During all visual evaluations, the peripheral wavefronts of the right eye were recorded continuously by the wavefront sensor in the adaptive optics system. The examiner also monitored the wavefront recordings manually to check for any large deviations during the measurements. This wavefront data were analyzed after the procedure to calculate the modulation transfer function (MTF) during every second of the measurement and then compute the time-average MTF over each measurement. The MTF calculations included both lower- and higher-order aberration Zernike terms.
A. High-Contrast Detection Acuity Cutoff with Parallel- and Perpendicular-Oriented Gratings
For both parallel and perpendicular gratings, the high-contrast detection acuity cutoffs showed changes with different levels of optical correction in both S1 and S2 (Fig. 1). However, the detection acuity for perpendicular gratings showed a larger improvement than parallel gratings in both subjects.
B. Detection Contrast Sensitivity with Parallel- and Perpendicular-Oriented Gratings
The detection CS curves for subjects S1 and S2 are shown in Fig. 2 separately for gratings parallel and perpendicular to the field meridian (left and right graph, respectively). Here, CS was measured by varying the contrast of gratings of 1, 1.9, and 3.6 cpd. In addition to the CS values, the detection acuity cutoffs (from Fig. 1, corresponding to 0 logCS) are also plotted to complete the curve. The CS values are plotted as separate curves for the four optical conditions. As can be seen, CS for the three spatial frequencies tested were consistently best for the fully corrected state (AO-G, represented with solid green line). Though both subjects exhibited a different magnitude of improvements in CS with different levels of optical correction, the maximum improvement was seen for the perpendicular gratings for the highest spatial frequency tested. The comparison between logCS values for the first and final levels of correction (Ref-W versus AO-G) is shown in Table 1.
C. Low-Contrast Resolution Cutoff with Oblique Gratings
Figure 3 shows the resolution results for six subjects under the four different optical conditions. The bars show the low-contrast resolution acuity cutoffs of subjects S2-S7 tested with a combination of oblique gratings. As can be seen, there is no consistent trend of improved resolution with improved image quality. Averaging over the six subjects shows no changes in low-contrast resolution with correction (): logMAR for Ref-W, logMAR for Ref-G, logMAR for AO-W, and logMAR for AO-G. On the individual level, subject S2 shows clear improvement (no overlapping of the individual data points) in the fully corrected case (AO-G) compared with the least-corrected case (Ref-W) whereas subject S7 shows slightly worse acuity for the fully corrected case (AO-G) compared with the least corrected case (Ref-W), and the other subjects show no such changes.
We also analyzed the time-average monochromatic MTF from the wavefront data recorded during the vision measurements. The MTF values for 3 cpd, which are close to the low-contrast resolution acuity (corresponding to 1.0 logMAR), and the corresponding pupil sizes are shown in Table 2. As expected, image quality improved with the correction of the monochromatic higher-order aberrations (compare Ref with AO) for all subjects. Furthermore, it can be seen that the monochromatic image quality was generally similar between the white and the green conditions. The MTF values suggest that the AO correction worked as expected and resulted in the desired level of optical correction during the vision measurements. Subject S2 had a substantial improvement with AO correction (fourfold improvement while comparing Ref-W with AO-G conditions), whereas other subjects only had a small change (around 1.25-fold). This is due to the fact that the natural monochromatic higher-order aberrations were larger in S2, and the other subjects had already a better image quality (compared with S2) with the refractive correction. This shows that the improvement in image quality was correlated to the improvement in low-contrast resolution cutoff, as S2 showed an improvement of 0.14 logMAR, while no significant improvement was seen in other subjects.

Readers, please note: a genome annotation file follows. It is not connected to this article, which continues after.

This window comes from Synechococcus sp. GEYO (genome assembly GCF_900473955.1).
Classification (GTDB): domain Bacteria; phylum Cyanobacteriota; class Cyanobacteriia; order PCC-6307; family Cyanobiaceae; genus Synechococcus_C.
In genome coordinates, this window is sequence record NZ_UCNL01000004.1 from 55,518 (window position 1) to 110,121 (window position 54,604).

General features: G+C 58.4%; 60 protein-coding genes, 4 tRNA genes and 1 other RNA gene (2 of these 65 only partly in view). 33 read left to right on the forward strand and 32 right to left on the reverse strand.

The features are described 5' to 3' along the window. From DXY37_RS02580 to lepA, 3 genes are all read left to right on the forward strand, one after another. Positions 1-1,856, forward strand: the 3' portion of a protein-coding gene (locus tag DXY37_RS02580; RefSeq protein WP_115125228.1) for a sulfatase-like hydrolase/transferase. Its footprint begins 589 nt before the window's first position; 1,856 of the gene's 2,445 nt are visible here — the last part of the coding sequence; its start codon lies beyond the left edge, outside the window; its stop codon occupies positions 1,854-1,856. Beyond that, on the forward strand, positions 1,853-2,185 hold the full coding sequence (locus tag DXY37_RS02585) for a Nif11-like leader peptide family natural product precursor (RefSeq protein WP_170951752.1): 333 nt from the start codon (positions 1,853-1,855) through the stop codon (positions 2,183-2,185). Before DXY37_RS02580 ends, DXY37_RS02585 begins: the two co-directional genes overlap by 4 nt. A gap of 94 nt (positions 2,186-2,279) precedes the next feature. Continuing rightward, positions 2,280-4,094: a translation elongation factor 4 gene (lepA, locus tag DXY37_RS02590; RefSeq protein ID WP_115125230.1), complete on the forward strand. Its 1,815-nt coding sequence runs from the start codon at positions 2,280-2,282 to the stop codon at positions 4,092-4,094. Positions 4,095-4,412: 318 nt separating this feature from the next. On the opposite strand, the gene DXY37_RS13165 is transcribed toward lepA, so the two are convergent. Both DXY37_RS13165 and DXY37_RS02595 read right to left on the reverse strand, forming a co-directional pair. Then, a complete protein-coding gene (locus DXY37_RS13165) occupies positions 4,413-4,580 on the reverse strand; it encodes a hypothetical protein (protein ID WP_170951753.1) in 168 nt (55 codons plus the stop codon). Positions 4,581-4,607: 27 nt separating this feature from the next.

The individual MTF values are the time-average of three repetitions given for 3 cpd (corresponding to 1.0 logMAR). The individual pupil radii are the time-average of three repetitions of the minor axis of the elliptical pupil in millimeters. The last row shows the average and the standard deviation over all six subjects and repetitions. The four correction levels, i.e., Ref-W, Ref-G, AO-W, and AO-G, are the same as described in Fig. 1.
In order to evaluate the effect of different levels of optical correction on peripheral vision, we controlled the monochromatic higher-order aberrations with an adaptive optics system, and the chromatic aberrations were avoided by performing the vision evaluation under monochromatic conditions. This methodology is similar to two of the earlier studies that looked into the effect of aberrations on foveal vision [31,32] to achieve close to diffraction limited optical quality. Furthermore, the method is less complex than correcting for the chromatic aberrations with achromatic lenses or prisms [28,33,34]. Comparison between the monochromatic and the polychromatic condition is valid because both conditions were performed at the same photopic luminance, and both stimulated the long and medium wavelength cones. The two studies mentioned above demonstrated improved foveal visual function with monochromatic aberration correction and further improvement by avoiding chromatic aberrations, in monocular and binocular foveal vision, respectively. The present study did not find the same improvements for the peripheral low-contrast resolution when tested with oblique gratings. Note that we did not include the worst-case scenario, that is, leaving the peripheral refractive errors uncorrected, as it is already established that refractive correction improves low-contrast resolution [15,16].